Harry Redknapp and Portsmouth will both return to Wembley for an FA Cup semi-final two years on from their success together in 2008, but this time under very different circumstances. Since those fateful dates at Wembley, plenty has happened to both parties, largely in distinctly opposite directions.
No-one needs informing of Pompey’s woes since their biggest high in over 50 years, while Redknapp, since landing the Spurs job, is on the verge of not only the most coveted of spots in the Champions League but his Tottenham side will be overwhelming favourites to secure an FA Cup final berth. Redknapp won’t be the only one to face his former club, with the likes of Jermain Defoe, Peter Crouch and Niko Kranjcar all in line to upset their former employers while Younes Kaboul (Cup-tied for his new club) will be an interested onlooker following his move to north London in January. All have left Pompey during the south coast club’s on-going saga – and all under different circumstances – some will be remembered very fondly indeed, while others showed their true colours and respect for a club that did as much for them as they did for the club.
But that will be forgotten come April 11 as Pompey supporters, players and staff travel to Wembley in hope that their season can continue for another game. Make no mistake, their FA Cup run has been the major factor behind the team’s rigid belief and spirit which has been so widely acclaimed in recent weeks, since the inevitable nine-point deduction and pending relegation. If this FA Cup run had not come about, fans would just be counting down the days until August and their first fixture in the Championship. But the FA Cup run has revitalised a downtrodden club and the excitement around that day has reverberated around Fratton Park since this month’s win over Birmingham. The fact that it is now against former boss Redknapp only adds to the excitement and in a way it will be a defining day – where the past, the present and the future will all come to the fore.
Seeing players of the quality of Defoe, Crouch and Kranjcar will only serve as a timely reminder as to what Pompey used to possess and what their club was striving for when they were on the books. But the current Pompey squad is a very different bunch altogether. Focussed largely towards endeavour, tenacity and commitment, they are streaks behind the aforementioned trio in terms of quality but are fondly looked upon for their efforts during such a turbulent season. However, out of many of the players currently on show in Pompey blue, only a minority will be present come August as loan players will go back to parent clubs and any saleable assets will be off-loaded in yet another fire-sale, as Pompey’s future looks likely to continue its recent rocky path before it gains smoother ground.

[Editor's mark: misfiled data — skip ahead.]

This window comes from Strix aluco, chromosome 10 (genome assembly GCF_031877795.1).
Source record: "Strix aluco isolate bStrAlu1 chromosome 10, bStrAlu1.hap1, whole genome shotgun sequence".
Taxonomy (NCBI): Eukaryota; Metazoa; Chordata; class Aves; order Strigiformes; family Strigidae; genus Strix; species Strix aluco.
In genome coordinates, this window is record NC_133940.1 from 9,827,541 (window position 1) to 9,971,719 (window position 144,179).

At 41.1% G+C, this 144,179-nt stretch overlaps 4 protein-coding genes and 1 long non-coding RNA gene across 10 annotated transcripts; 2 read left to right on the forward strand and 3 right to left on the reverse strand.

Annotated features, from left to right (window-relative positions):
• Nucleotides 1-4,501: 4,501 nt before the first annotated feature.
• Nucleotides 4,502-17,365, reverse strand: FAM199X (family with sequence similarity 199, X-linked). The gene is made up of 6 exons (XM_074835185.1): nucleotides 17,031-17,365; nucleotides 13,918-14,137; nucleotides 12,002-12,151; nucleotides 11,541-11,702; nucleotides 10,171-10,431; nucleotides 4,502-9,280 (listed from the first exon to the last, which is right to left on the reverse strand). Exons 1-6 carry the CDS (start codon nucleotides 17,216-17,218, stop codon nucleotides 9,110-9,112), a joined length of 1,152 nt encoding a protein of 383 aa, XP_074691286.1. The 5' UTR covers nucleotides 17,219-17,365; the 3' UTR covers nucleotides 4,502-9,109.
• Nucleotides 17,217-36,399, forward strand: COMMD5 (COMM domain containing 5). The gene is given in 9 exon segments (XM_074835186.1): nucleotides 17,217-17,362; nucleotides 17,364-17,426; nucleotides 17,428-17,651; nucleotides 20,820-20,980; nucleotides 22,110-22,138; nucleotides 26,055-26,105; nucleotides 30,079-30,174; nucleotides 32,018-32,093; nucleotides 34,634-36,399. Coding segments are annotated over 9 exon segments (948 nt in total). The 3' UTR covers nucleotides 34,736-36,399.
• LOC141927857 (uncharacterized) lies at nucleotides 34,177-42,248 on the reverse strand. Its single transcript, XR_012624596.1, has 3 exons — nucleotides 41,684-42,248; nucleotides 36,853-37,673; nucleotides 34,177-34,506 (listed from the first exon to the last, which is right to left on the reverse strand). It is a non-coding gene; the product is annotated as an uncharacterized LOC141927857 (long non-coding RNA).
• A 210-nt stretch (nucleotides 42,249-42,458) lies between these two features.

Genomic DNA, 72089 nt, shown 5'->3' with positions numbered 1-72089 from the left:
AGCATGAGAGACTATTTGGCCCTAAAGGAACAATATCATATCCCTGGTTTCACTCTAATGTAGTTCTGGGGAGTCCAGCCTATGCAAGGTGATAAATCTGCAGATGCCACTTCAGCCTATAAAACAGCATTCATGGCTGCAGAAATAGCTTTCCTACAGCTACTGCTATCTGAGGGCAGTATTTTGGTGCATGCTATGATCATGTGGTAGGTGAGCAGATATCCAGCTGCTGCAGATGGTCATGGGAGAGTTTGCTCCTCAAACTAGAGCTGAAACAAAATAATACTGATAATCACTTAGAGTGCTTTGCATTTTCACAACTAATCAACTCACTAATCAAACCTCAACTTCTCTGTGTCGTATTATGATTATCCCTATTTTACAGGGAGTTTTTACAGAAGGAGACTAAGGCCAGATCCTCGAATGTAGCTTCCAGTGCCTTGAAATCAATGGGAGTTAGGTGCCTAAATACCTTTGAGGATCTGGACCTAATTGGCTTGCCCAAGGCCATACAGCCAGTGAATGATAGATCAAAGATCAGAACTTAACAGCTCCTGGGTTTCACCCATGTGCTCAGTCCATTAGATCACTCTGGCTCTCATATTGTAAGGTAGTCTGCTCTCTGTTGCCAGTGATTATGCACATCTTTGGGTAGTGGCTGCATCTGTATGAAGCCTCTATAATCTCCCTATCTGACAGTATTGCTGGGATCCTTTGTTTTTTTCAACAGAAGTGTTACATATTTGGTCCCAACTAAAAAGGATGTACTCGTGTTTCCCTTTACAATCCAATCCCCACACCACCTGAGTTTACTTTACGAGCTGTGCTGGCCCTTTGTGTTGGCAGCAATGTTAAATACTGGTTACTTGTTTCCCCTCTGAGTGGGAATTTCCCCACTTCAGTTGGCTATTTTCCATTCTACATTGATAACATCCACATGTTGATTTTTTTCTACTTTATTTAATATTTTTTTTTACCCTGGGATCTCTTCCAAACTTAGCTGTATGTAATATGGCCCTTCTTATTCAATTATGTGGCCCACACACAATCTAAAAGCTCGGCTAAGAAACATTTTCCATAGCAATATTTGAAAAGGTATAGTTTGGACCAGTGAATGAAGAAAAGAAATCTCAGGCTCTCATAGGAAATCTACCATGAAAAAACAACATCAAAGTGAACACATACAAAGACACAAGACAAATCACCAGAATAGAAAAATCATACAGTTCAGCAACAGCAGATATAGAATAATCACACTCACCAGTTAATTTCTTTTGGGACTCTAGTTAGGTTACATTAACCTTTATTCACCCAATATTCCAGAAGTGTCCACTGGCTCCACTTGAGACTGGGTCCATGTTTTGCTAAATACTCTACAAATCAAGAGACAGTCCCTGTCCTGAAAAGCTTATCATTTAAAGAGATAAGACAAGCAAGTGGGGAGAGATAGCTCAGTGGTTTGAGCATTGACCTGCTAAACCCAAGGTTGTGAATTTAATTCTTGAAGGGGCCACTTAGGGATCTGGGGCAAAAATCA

Indeed, this week saw the club’s administrator, Andrew Andronikou, somehow over-ride one of the Premier League’s most hardened rules, by securing special dispensation to sell players outside of the transfer window. It is a strange decision in many ways – not only on the Premier League’s behalf – but also for Pompey and exactly how it benefits their situation. The ruling means Pompey can sell players now, and obtain the money from the transfer fee, but the player will continue playing for the club – officially on loan – while the buying club will not see the player until July 1, when the transfer window opens. Firstly, just how many clubs will be chomping at the bit in order to get any of Pompey’s already depleted squad remains to be seen, and whether anyone wants to get embroiled in the politics any deal will also work against the Blues. Overall, it seems unlikely this move will generate too much immediate funds.
Andronikou even stated this week he expects the squad to fetch around the £30m mark but quite where he got that figure from is a mystery. The likes of Nadir Belhadj, Kevin-Prince Boateng, Tal Ben-Haim and Papa Bouba Diop are the only players capable of pulling in any real money, and even the sales of all four would be unlikely to pull in much more than £10m. David Nugent and John Utaka could perhaps be added to that list but their values are relatively unknown at the present time, and they would be unlikely to bring in a great deal of money either. And let’s not beat around the bush here, no buying club is going to conveniently forget Pompey’s desperation for funds when buying.
That all remains to be seen and for now we can only speculate. For now Pompey must get back to their battles on the pitch and after Avram Grant had an unhappy reunion with his former side Chelsea on Wednesday night, Pompey will be hoping for a much happier one when they meet Redknapp at White Hart Lane on Saturday for what is now, a dress rehearsal for Wembley’s mouth-watering semi-final.